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The Space Between

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The papers in this book focus on many different aspects of the therapeutic relationship, including the self of the therapist, working cross-culturally and with language difference, impasse, risk taking, the place of research, and the influence of theory. Clinical examples illustrate successful as well as less succssful outcomes in therapy, and these clinical explorations make the book accessible to both systemic and non-systemic practitioners alike.Part of the Systemic Thinking and Practice Series.Contributors:Rhonda Brown; John Burnham; John Byng-Hall; Alan Carr; Carmel Flaskas; Jo Howard; Alfred Hurst; Ellie Kavner; Sebastian Kraemer; Inga-Britt Krause; Rabia Malik; Maeve Malley; Michael Maltby; Barry Mason; Sue McNab; Amaryll Perlesz; David Pocock; Hitesh Raval; Justin Schlicht; and Lennox K. Thomas.

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1. Relational reflexivity: a tool for socially constructing therapeutic relationships

ePub

John Burnham

Introduction

When clients come for therapy, the relationship that develops between therapist and clients is seen as a significant factor in whether there is a therapeutic outcome (Hubble, Duncan, & Miller, 1999). Naming one person in the relationship as “therapist” doesn’t automatically make it a “therapeutic relationship”. It takes hard work as well as imagination to coordinate the resources of client and therapist to create and maintain a relationship that is experienced as therapeutic for the client. One of the questions I regularly ask myself (in the spirit of self-reflexivity) is “How can I practise so as to increase the chances of this relationship becoming therapeutic for the people I work with?” This chapter is an account of some of the ways in which I have enjoined the people I work with in working with me (in the spirit of relational-reflexivity) towards answering that question. I will begin with a practice example, relating to theory, and offer definitions as I go, since this more accurately reflects how the praxis of relational reflexivity developed in my work. The initial development was mainly in my work as a therapist but I have since easily transferred these questions and practices to my work as a supervisor and trainer.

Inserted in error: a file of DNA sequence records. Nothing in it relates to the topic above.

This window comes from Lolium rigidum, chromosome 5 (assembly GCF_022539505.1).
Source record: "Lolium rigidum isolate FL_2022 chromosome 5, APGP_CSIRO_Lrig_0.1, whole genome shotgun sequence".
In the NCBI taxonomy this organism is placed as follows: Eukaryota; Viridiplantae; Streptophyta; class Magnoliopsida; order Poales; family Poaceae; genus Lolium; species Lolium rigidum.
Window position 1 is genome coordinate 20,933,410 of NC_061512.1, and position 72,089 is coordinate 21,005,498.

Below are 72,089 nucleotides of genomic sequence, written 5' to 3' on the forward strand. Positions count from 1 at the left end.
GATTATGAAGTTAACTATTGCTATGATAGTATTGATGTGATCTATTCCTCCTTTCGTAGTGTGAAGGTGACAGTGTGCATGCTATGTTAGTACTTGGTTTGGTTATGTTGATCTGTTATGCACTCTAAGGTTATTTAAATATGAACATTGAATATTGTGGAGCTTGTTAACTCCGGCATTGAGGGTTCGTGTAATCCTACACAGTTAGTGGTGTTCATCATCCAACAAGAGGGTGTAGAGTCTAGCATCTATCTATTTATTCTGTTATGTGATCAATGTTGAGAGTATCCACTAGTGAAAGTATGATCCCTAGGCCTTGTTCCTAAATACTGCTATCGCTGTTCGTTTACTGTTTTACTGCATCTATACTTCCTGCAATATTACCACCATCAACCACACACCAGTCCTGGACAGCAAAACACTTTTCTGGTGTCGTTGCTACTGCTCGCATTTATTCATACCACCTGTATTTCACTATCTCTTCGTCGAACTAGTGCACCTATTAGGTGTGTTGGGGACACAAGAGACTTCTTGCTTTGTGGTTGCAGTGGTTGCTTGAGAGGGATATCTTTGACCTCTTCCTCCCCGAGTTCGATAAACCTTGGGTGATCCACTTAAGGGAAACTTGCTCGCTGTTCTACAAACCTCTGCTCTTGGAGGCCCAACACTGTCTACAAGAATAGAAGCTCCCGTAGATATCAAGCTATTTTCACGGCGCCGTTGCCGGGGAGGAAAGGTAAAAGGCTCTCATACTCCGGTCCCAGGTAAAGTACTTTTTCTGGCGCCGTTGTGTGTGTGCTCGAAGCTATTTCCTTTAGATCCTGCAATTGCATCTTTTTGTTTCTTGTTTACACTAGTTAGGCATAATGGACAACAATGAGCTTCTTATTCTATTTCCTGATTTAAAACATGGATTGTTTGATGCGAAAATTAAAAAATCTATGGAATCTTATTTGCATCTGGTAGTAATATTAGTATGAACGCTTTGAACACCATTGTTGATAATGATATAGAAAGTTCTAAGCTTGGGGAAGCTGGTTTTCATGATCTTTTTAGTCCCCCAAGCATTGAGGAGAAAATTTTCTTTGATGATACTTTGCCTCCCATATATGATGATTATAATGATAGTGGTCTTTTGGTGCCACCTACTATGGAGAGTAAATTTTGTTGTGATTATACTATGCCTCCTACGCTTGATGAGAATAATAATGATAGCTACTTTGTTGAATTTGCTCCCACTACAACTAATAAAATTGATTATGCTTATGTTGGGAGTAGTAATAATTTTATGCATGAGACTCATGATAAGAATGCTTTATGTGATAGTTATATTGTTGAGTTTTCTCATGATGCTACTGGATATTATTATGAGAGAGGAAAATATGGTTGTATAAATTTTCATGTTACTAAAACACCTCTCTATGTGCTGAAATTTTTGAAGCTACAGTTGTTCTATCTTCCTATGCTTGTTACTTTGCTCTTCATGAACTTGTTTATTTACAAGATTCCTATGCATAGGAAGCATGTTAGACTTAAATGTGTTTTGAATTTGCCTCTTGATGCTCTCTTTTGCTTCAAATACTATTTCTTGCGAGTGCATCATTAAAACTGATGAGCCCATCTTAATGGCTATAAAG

2. From system to psyche

ePub

Justin Schlicht and Sebastian Kraemer

I I 1 heory underpins therapeutic practice, but, like the underpinning of a building, it comes to be taken for granted. We could T not be free to eat, sleep, fight, argue, or love if we constantly feared falling into the cellar. There are times, though, when we need to tread carefully. As family therapists and psychiatrists we want to limit the constraints of theory, but that liberty comes only from the security provided by the ideas underpinning our work: systems theory, psychoanalysis, structural descriptions of families, inter-generational influences, and medical models of mental and physical illness. These are ideas that inform, but do not dominate, practice. Our goal is an informed spontaneity in which respect for our own experience is as important as respect for the patient’s. Therapists know what they know, and patients, too, know what they know. When both are free to acknowledge this they may learn something new, the difference that makes a difference (Bateson, 1969).